Acacia Lodge No. 16 in Clifton, Virginia calls itself "The Greatest Little Lodge in the Commonwealth of Virginia." It was chartered December 11, 1877 by the Grand Lodge AF&AM of Virginia. But its historic building was severely damaged by flooding in 2006, and its taken lots of blood, sweat and tears to get it habitable again.
On February 26th, Acacia officially reopened its doors, and Worshipful master Bobby new and his officers welcomed the community back in.
From "Acacia Lodge Re-Opens: Historic Clifton Lodge called ‘pillar of community.’" by Victoria Ross in the local paper:
“This is a great historic building, an important part of our community, and it’s good to see it opening again,” said former Clifton Mayor Jim Chesley, who stopped by with his wife, Jennifer.
“This has been a long-awaited renovation,” said New, who has been a Mason for 10 years. “We have had our setbacks, but we’re finally ready to open our doors. We will be having our first meeting here in two years on Thursday.”
“It’s an exciting time for us,” said lodge secretary Dave Morris of Fairfax Station. “Few lodges get to go through a renovation like this.”
For two years, lodge members overcame financial and practical challenges as they rebuilt the historic Clifton landmark after two severe floods in 2006 and 2008 severely damaged the interior.
“Our floors just buckled from the weight of 4 feet of standing water,” Morris said.
Built in the 1870s, the structure was originally used as a mill on Pope’s Head Creek. The building was moved to its current location on Main Street in 1920 and has been home to Acacia Lodge ever since. In 1985, the lodge was designated an historic landmark by the U.S. Department of the Interior.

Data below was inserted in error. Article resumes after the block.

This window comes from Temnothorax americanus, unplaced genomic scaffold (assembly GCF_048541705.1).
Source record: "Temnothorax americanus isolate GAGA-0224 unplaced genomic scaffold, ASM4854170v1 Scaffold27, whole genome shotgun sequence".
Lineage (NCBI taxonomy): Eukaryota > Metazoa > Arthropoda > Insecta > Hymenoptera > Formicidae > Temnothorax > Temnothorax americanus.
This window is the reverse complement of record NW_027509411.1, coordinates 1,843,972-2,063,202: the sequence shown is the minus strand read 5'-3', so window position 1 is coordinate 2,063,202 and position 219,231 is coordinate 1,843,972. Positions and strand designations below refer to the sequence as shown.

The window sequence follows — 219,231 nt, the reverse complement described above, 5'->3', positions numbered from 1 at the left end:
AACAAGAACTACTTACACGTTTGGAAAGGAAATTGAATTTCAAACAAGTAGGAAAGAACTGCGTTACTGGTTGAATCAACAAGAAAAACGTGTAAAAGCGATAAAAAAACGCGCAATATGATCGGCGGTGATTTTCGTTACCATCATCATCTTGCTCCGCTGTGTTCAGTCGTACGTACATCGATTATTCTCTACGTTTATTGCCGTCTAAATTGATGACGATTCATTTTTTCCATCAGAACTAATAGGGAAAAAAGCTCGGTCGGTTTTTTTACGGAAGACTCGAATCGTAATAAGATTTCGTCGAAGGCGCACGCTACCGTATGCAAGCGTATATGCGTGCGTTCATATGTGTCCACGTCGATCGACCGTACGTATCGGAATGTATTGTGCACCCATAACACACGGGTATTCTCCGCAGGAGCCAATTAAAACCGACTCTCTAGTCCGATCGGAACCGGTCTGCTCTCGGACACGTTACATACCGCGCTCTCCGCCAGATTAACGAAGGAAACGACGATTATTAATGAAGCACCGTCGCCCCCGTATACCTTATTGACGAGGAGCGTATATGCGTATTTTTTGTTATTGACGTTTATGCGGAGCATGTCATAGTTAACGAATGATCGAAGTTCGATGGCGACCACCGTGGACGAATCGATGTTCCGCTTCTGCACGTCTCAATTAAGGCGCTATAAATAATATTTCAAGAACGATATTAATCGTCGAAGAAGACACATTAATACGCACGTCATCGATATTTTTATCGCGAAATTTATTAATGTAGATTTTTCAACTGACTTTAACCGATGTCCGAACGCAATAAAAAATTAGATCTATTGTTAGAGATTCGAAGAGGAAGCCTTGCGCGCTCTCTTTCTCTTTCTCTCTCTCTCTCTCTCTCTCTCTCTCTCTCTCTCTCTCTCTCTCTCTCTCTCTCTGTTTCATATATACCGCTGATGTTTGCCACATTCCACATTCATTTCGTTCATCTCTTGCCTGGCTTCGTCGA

The Acacia Lodge, like many historic landmarks, was sited below the floodplain, and the one-story building was vulnerable to flood damage. In 2008, when the second flood swamped the entire first floor, lodge members decided that it was time to completely renovate the structure.
“To preserve the building, we had to put it on a lift and move it and then install a new foundation,” New said. The process of shoring up the foundation was arduous, and resembled the way beachfront homes are rebuilt after devastating hurricanes. First, workers poured concrete into the foundation to reinforce it, and then floodgates were installed to let water in and then drain out after severe storms. The Masons, who served as general contractors, also repaired beams and floorboards, constructed a ramp for handicapped accessibility and installed a new front porch.
After the building was moved back to the foundation, a second-floor was added. Two handicap-accessible bathrooms were added to the first floor, and the new second floor contains the formal meeting room, as well as office and storage space. Throughout the two years of construction, the Masons met at the Henry Lodge in Fairfax.
To raise the necessary funds for the $150,000 renovations, members and others interested in maintaining the historic lodge created The Acacia Foundation in 2007, a non-profit charity for the lodge.
Clifton Mayor William R. Holloway told New he considered the lodge, built and chartered in 1877, “the first pillar of the community.”
Well done, brethren. And welcome home.
Photo: Moving-in day from the Acacia Lodge No. 16 website.